During the afternoon of 14 January 2021, registered nurse, Julie-Ann Joseph (the Practitioner), attended a social event during which she consumed alcohol. Later that evening, she commenced her work shift at Bunbury Regional Hospital (the Hospital) during which she attended to 8 patients. However, by 1:30am on 15 January 2021, she left her work shift early as she was feeling unwell.
As she drove home, she was pulled over by police who breathalysed her. She recorded a blood alcohol content that exceeded 0.08 and her drivers’ licence was suspended immediately.
She pleaded guilty to the offence before the Magistrates Court on 10 February 2021 and received a global fine of $500.00, a licence disqualification of seven months; and a costs order of $248.70.
On 14 May 2021, the Nursing and Midwifery Board of Australia (the Board) decided to take immediate action under section 156(1)(a) of the National Law and suspended the Practitioner’s registration.
Her suspension was lifted after a period of over 6 months and the Board, having formed a reasonable belief that she had or may have had an impairment, imposed conditions on her registration before referring her to the State Administrative Tribunal of Western Australia (the Tribunal).
The Tribunal found that the Practitioner had engaged in professional misconduct in that she:
- was impaired and could not perform her professional duties and responsibilities in the manner essential to her profession, thus putting the safety of her clients, herself and her co-workers at risks (breaching the Code of Conduct, the Code of Ethics and the Standards for Practice);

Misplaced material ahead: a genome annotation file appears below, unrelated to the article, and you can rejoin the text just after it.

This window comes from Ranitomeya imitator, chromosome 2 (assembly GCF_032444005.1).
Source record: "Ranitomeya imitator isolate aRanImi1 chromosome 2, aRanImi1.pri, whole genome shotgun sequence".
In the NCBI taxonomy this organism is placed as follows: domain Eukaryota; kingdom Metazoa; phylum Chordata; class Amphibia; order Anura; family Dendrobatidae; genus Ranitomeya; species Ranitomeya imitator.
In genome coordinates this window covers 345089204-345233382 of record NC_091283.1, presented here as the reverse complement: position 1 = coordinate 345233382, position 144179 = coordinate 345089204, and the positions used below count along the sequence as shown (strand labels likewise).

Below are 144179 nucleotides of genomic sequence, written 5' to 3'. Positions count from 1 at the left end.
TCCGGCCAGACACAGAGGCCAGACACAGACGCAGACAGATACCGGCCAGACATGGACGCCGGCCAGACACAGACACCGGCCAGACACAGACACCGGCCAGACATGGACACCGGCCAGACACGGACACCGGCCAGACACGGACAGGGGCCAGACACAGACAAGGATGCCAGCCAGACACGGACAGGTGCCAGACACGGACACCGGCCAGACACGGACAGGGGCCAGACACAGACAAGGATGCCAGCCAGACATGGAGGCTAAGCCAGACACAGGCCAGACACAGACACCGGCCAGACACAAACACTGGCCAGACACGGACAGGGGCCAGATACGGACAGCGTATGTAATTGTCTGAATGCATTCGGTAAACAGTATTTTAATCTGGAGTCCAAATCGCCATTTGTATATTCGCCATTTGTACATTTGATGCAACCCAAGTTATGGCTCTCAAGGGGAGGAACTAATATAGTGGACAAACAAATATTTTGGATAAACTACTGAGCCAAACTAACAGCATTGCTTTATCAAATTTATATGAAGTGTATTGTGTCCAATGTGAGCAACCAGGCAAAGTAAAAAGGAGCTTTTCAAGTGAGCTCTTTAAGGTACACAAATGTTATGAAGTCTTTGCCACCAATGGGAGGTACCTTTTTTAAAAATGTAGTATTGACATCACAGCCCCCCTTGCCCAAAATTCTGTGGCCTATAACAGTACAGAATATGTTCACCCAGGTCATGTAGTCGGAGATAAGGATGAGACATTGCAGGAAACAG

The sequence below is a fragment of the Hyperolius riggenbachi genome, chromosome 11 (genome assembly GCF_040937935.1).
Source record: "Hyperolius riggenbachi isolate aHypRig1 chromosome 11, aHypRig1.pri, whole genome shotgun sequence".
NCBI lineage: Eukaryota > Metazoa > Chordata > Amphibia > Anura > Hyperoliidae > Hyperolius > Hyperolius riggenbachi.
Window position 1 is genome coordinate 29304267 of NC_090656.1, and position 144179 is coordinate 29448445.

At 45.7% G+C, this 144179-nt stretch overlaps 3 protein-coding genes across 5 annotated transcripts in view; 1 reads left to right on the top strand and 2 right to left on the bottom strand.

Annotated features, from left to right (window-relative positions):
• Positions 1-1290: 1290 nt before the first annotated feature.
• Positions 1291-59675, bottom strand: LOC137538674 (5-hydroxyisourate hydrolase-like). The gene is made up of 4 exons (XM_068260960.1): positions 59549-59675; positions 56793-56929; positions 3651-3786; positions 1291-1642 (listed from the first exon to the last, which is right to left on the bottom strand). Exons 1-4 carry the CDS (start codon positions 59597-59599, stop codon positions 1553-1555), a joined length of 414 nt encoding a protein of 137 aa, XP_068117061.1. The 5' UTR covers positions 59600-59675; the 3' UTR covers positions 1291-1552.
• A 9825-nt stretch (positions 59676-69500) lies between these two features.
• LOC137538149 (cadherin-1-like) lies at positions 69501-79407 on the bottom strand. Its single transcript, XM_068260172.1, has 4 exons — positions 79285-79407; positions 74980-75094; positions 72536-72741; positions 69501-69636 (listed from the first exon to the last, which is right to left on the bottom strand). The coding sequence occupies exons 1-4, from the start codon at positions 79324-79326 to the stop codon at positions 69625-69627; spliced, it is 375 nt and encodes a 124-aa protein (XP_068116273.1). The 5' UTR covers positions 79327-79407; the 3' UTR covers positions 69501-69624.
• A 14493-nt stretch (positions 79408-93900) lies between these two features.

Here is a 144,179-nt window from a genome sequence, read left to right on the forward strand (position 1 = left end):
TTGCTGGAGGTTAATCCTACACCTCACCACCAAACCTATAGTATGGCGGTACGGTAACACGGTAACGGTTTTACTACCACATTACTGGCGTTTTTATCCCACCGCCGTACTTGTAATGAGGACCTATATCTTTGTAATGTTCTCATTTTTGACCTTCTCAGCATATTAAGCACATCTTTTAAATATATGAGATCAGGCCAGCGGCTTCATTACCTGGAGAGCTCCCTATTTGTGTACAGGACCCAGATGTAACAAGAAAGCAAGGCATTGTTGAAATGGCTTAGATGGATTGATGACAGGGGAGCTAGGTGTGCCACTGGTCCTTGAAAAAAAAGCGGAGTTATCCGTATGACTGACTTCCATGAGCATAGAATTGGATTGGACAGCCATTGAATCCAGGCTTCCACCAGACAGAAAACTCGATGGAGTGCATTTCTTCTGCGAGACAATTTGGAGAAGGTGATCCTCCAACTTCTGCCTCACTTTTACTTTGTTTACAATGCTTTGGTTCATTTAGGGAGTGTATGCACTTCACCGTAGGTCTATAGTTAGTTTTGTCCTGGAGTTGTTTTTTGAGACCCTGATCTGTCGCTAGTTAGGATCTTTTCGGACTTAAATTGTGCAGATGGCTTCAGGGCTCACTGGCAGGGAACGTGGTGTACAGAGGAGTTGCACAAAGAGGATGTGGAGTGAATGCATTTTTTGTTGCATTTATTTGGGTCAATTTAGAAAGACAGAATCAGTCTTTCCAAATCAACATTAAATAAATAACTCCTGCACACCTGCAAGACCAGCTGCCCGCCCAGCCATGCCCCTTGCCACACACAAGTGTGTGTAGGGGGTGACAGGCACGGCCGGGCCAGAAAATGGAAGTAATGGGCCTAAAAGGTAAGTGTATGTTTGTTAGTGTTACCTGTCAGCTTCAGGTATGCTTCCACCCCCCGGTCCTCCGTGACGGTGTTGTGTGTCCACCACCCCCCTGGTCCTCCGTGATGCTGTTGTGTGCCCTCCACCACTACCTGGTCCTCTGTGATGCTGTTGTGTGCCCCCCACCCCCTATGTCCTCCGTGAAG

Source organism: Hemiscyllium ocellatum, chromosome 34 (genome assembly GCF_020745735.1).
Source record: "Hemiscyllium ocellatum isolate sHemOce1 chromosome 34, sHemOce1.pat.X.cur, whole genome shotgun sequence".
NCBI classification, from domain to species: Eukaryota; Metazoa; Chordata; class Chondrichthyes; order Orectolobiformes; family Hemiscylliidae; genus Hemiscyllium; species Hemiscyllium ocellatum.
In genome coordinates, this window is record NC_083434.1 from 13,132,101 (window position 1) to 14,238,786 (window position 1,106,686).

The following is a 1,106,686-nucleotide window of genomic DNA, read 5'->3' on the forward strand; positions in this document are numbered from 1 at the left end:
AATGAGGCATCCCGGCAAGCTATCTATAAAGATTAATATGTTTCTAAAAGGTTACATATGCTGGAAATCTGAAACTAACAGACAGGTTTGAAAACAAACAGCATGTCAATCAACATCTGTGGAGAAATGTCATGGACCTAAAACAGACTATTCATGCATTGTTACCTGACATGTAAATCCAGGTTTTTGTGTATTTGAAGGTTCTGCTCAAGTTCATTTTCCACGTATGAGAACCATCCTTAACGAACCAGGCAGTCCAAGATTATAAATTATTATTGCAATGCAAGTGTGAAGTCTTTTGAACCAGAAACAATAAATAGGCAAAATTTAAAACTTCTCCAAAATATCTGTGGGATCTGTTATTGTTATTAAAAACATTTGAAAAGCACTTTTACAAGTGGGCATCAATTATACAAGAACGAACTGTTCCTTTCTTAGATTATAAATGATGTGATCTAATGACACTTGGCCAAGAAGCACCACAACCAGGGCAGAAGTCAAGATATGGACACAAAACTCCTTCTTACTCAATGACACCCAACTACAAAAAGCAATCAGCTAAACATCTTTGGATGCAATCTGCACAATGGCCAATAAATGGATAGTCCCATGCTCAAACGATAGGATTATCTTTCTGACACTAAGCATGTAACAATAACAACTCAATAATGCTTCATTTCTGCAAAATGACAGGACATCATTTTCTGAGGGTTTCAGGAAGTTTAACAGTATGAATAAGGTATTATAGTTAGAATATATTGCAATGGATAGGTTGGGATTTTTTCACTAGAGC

- engaged in criminal conduct contrary to the Road Traffic Act 1974 of which she was found guilty;
- failed to act in accordance with the law (breaching the Code of Conduct and the Code of Ethics); and
- failed to maintain the standards of personal conduct which reflect well on the profession and enhance its image and public confidence, thereby, breaching the Code of Conduct and the Code of Ethics.
The Tribunal ordered that the Practitioner be reprimanded and have conditions imposed on her registration, including that she must complete a Board approved program of education.
In making its decision, the Tribunal took into account the following mitigating factors:
- the Practitioner pleaded guilty in the Magistrates Court at the earliest opportunity;
- her registration was suspended for a period of over 6 months by way of immediate action;
- she had been subject to conditions requiring her to undertake breach alcohol testing at the commencement and completion of every period of practice (which she complied with);
- her conduct was an isolated event and she had no prior criminal history;
- she fully cooperated with her workplace investigation;
- she had reflected on the incident giving rise to the Tribunal proceedings, and had completed further education, including on the Code of Conduct;
- she continues to learn and grow and is open to all feedback given.
To reach the decision in Nursing and Midwifery Board of Australia v Joseph  VR 78, click here.